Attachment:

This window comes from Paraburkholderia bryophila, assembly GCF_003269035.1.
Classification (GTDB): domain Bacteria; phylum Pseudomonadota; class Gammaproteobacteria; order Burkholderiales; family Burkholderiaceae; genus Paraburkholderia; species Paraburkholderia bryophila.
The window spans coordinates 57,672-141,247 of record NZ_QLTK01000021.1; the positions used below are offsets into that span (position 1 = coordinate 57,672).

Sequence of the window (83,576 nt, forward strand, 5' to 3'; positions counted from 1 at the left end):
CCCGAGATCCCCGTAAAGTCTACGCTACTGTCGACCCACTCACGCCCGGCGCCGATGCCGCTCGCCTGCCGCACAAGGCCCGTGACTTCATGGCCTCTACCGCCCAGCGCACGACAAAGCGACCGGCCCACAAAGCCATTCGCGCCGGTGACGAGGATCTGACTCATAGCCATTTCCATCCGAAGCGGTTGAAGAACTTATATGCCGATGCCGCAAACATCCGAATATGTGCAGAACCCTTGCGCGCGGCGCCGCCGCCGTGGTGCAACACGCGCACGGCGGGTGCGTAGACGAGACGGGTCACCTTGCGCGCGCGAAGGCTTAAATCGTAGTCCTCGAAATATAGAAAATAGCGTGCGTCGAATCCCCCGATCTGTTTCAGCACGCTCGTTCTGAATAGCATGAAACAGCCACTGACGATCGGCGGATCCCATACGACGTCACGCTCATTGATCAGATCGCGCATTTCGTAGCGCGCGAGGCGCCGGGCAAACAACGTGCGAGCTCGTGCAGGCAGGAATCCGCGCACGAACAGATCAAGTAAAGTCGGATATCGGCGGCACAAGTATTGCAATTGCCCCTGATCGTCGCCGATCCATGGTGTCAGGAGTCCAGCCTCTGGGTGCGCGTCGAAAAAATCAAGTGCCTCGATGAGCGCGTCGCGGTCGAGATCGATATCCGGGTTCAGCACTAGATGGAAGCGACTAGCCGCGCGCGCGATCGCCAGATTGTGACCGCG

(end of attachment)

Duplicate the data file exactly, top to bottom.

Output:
This window comes from Paraburkholderia bryophila, assembly GCF_003269035.1.
Classification (GTDB): domain Bacteria; phylum Pseudomonadota; class Gammaproteobacteria; order Burkholderiales; family Burkholderiaceae; genus Paraburkholderia; species Paraburkholderia bryophila.
The window spans coordinates 57,672-141,247 of record NZ_QLTK01000021.1; the positions used below are offsets into that span (position 1 = coordinate 57,672).

Sequence of the window (83,576 nt, forward strand, 5' to 3'; positions counted from 1 at the left end):
CCCGAGATCCCCGTAAAGTCTACGCTACTGTCGACCCACTCACGCCCGGCGCCGATGCCGCTCGCCTGCCGCACAAGGCCCGTGACTTCATGGCCTCTACCGCCCAGCGCACGACAAAGCGACCGGCCCACAAAGCCATTCGCGCCGGTGACGAGGATCTGACTCATAGCCATTTCCATCCGAAGCGGTTGAAGAACTTATATGCCGATGCCGCAAACATCCGAATATGTGCAGAACCCTTGCGCGCGGCGCCGCCGCCGTGGTGCAACACGCGCACGGCGGGTGCGTAGACGAGACGGGTCACCTTGCGCGCGCGAAGGCTTAAATCGTAGTCCTCGAAATATAGAAAATAGCGTGCGTCGAATCCCCCGATCTGTTTCAGCACGCTCGTTCTGAATAGCATGAAACAGCCACTGACGATCGGCGGATCCCATACGACGTCACGCTCATTGATCAGATCGCGCATTTCGTAGCGCGCGAGGCGCCGGGCAAACAACGTGCGAGCTCGTGCAGGCAGGAATCCGCGCACGAACAGATCAAGTAAAGTCGGATATCGGCGGCACAAGTATTGCAATTGCCCCTGATCGTCGCCGATCCATGGTGTCAGGAGTCCAGCCTCTGGGTGCGCGTCGAAAAAATCAAGTGCCTCGATGAGCGCGTCGCGGTCGAGATCGATATCCGGGTTCAGCACTAGATGGAAGCGACTAGCCGCGCGCGCGATCGCCAGATTGTGACCGCG